An aid package would be consistent with past U.S. investments in humanitarian assistance and a negotiated peace to the Artsakh conflict, including aid for the vital U.S. government-funded landmine and unexploded ordnance clearance efforts in the region. Since 2000, the HALO Trust, which operates the program, has cleared over 500 minefields in Artsakh, saving civilian lives and returning many acres of land safely to their communities. Unfortunately, the recent fighting reversed much of this progress as the Azerbaijani bombing campaign indiscriminately targeted civilians and telecommunications, transportation, health, and energy infrastructure in large population centers like Stepanakert. As a result, there is a continued and demonstrable humanitarian need for funding this important program, which has a long history of Congressional support and was included in the FY21 House-passed appropriations bill. We urge you to include the following provisions in the foreign aid bill:
· The Committee strongly supports robust funding to directly aid the Armenian people of Nagorno Karabakh to recover and rebuild from the devastating fall 2020 war, including urgently needed housing, food security, water and sanitation, medical and refugee assistance, rehabilitation, and infrastructure needs.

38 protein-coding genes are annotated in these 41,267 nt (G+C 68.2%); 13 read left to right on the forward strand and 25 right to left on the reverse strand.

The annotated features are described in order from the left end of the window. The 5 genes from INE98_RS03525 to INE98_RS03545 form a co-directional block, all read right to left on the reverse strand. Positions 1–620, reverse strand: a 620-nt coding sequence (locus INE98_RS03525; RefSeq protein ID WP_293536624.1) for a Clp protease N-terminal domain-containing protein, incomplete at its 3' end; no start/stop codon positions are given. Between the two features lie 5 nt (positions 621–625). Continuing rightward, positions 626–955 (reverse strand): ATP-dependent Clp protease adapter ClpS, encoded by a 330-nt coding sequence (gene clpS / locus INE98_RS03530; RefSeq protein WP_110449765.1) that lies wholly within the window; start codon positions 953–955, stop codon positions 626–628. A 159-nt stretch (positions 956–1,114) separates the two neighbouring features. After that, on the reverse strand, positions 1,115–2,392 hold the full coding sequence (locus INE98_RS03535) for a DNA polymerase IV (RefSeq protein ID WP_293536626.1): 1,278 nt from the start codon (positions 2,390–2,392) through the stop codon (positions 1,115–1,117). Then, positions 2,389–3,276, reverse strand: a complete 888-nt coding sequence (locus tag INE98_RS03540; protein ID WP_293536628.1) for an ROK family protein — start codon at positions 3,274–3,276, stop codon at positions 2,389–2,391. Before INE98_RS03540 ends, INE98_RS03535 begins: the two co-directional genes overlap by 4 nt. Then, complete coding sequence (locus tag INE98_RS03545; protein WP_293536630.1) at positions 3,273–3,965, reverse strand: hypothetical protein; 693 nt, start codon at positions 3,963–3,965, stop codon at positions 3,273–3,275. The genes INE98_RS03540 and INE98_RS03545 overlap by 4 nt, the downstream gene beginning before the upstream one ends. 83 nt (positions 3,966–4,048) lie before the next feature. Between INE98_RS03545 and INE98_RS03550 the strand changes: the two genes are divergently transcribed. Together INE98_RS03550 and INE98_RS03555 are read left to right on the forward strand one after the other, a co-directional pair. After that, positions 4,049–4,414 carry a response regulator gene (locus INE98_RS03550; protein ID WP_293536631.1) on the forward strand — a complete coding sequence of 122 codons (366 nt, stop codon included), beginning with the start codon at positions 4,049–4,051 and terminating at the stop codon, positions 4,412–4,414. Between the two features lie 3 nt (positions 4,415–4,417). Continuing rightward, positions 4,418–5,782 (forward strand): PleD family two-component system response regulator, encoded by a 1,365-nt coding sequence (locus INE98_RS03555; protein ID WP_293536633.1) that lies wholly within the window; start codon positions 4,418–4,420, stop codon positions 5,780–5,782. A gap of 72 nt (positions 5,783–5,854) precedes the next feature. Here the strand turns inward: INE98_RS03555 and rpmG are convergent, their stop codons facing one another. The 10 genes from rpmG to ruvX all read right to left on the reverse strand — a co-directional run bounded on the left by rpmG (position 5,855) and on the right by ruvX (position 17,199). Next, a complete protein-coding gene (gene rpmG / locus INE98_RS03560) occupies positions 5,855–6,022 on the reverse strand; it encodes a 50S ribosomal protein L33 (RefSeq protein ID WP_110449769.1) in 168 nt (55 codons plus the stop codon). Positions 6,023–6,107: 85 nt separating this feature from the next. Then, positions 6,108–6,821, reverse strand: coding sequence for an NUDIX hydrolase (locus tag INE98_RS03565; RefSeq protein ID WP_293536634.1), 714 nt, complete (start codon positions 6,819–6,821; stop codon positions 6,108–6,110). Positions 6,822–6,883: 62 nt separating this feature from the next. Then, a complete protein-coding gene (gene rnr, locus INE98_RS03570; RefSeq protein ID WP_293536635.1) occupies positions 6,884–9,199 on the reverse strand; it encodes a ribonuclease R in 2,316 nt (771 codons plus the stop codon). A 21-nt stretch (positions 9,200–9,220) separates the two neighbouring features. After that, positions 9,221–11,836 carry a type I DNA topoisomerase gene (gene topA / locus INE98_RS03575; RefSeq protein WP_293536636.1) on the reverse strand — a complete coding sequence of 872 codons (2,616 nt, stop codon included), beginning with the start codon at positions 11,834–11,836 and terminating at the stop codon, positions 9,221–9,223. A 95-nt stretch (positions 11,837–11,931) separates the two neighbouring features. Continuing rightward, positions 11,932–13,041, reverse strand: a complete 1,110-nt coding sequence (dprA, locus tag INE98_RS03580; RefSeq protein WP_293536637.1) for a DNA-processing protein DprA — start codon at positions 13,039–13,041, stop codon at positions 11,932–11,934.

· Of the funds appropriated by this Act, not less than $2,000,000 shall be made available for Conventional Weapons Destruction programs in Nagorno Karabakh.
Economic, Governance, Rule of Law and Security Assistance
The United States is uniquely positioned to make important diplomatic advances in the South Caucasus at this critical juncture. This is especially true in Armenia, a young democracy that has been shaken by last year’s war in Artsakh and the resulting uncertainty. Providing significant economic assistance to Armenia will help make its people more secure, bolster its democracy, help sustain economic development, stabilize its civil society, and aid its response to the COVID-19 pandemic and, most urgently, alleviate the ongoing humanitarian crisis in Artsakh.
We believe that this critical U.S. investment will strengthen the U.S.-Armenia relationship, aid in rebuilding, and solidify the U.S. presence and influence in the region. This is especially true with concern to the State and Foreign Operations Subcommittee, which has been generous in its support of Armenia and Artsakh in previous Congresses.